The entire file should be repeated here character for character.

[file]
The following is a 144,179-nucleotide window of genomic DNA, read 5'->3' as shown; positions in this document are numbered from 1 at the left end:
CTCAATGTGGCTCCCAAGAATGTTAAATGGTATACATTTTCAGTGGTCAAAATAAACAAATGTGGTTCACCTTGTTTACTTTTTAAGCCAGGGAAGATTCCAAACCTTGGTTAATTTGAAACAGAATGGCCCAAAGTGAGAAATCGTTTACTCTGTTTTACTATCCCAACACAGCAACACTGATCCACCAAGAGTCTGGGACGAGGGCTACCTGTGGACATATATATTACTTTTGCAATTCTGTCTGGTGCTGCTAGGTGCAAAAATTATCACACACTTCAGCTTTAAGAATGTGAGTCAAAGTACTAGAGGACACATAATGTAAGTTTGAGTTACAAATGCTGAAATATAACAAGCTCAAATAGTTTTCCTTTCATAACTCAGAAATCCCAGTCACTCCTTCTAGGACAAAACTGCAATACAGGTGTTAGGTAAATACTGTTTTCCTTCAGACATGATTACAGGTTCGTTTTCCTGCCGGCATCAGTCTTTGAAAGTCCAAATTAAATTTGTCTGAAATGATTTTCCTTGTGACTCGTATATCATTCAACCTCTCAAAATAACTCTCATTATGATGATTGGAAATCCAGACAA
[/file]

The following is a 144,179-nucleotide window of genomic DNA, read 5'->3' as shown; positions in this document are numbered from 1 at the left end:
CTCAATGTGGCTCCCAAGAATGTTAAATGGTATACATTTTCAGTGGTCAAAATAAACAAATGTGGTTCACCTTGTTTACTTTTTAAGCCAGGGAAGATTCCAAACCTTGGTTAATTTGAAACAGAATGGCCCAAAGTGAGAAATCGTTTACTCTGTTTTACTATCCCAACACAGCAACACTGATCCACCAAGAGTCTGGGACGAGGGCTACCTGTGGACATATATATTACTTTTGCAATTCTGTCTGGTGCTGCTAGGTGCAAAAATTATCACACACTTCAGCTTTAAGAATGTGAGTCAAAGTACTAGAGGACACATAATGTAAGTTTGAGTTACAAATGCTGAAATATAACAAGCTCAAATAGTTTTCCTTTCATAACTCAGAAATCCCAGTCACTCCTTCTAGGACAAAACTGCAATACAGGTGTTAGGTAAATACTGTTTTCCTTCAGACATGATTACAGGTTCGTTTTCCTGCCGGCATCAGTCTTTGAAAGTCCAAATTAAATTTGTCTGAAATGATTTTCCTTGTGACTCGTATATCATTCAACCTCTCAAAATAACTCTCATTATGATGATTGGAAATCCAGACAA